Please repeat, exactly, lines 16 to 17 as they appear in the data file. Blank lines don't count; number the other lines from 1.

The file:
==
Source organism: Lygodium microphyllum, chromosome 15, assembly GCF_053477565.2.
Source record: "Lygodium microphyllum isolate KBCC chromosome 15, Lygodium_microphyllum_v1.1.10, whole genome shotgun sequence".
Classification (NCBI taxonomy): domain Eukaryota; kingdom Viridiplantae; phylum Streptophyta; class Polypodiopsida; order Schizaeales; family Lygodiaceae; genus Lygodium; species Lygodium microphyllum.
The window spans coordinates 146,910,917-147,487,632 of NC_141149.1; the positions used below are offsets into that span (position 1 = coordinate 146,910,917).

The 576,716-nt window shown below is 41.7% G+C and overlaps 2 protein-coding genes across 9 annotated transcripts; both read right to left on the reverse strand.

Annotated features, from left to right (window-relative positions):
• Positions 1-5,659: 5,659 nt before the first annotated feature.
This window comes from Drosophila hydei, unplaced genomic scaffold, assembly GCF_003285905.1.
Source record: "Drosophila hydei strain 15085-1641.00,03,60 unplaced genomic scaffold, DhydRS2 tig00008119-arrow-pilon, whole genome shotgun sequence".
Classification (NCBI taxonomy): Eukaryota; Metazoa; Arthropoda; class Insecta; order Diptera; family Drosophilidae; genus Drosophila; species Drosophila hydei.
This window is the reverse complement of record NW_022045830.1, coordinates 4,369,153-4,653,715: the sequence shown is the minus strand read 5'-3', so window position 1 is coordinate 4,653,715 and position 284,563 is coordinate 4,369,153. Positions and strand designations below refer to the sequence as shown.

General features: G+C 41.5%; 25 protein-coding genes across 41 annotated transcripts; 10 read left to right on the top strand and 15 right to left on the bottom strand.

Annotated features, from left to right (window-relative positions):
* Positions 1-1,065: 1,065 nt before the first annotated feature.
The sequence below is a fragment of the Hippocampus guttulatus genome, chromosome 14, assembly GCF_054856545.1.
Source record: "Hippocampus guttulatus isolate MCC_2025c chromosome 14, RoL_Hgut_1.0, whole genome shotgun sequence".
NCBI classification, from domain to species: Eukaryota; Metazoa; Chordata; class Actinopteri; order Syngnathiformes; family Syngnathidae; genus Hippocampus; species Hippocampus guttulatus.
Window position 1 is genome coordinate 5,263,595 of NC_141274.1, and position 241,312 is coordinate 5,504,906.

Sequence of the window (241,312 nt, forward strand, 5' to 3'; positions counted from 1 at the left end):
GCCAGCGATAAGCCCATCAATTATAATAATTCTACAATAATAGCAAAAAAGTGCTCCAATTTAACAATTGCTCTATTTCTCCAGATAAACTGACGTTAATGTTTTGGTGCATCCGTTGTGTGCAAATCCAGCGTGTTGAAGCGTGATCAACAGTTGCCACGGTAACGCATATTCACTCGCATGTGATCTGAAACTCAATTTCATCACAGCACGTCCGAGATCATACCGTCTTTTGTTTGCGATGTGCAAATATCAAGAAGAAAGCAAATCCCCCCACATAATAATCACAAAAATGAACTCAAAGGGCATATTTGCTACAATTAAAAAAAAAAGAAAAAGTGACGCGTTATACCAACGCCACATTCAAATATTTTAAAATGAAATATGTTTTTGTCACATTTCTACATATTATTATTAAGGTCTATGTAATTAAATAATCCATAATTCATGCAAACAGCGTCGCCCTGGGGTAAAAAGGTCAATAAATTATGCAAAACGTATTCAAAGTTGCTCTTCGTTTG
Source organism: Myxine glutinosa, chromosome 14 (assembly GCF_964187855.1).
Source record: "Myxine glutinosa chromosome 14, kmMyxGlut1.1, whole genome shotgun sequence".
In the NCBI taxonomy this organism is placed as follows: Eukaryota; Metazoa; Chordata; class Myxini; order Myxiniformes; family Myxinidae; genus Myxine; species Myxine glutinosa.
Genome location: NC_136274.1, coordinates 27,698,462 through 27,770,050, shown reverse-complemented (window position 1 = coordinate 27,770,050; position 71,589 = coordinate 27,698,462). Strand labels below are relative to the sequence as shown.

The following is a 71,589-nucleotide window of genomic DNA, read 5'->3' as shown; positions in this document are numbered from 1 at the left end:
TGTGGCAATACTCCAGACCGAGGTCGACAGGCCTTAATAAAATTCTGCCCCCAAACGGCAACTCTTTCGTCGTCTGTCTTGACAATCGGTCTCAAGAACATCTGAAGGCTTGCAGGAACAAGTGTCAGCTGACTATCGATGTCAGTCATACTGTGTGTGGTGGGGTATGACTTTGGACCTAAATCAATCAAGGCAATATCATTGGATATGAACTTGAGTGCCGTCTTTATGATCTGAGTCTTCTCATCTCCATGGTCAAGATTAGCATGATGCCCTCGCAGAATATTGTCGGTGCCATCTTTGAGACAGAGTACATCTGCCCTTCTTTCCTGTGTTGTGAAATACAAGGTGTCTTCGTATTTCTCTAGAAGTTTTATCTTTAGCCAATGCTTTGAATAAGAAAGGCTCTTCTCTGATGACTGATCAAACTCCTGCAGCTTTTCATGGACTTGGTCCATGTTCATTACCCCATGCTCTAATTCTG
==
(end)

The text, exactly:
Source record: "Hippocampus guttulatus isolate MCC_2025c chromosome 14, RoL_Hgut_1.0, whole genome shotgun sequence".
NCBI classification, from domain to species: Eukaryota; Metazoa; Chordata; class Actinopteri; order Syngnathiformes; family Syngnathidae; genus Hippocampus; species Hippocampus guttulatus.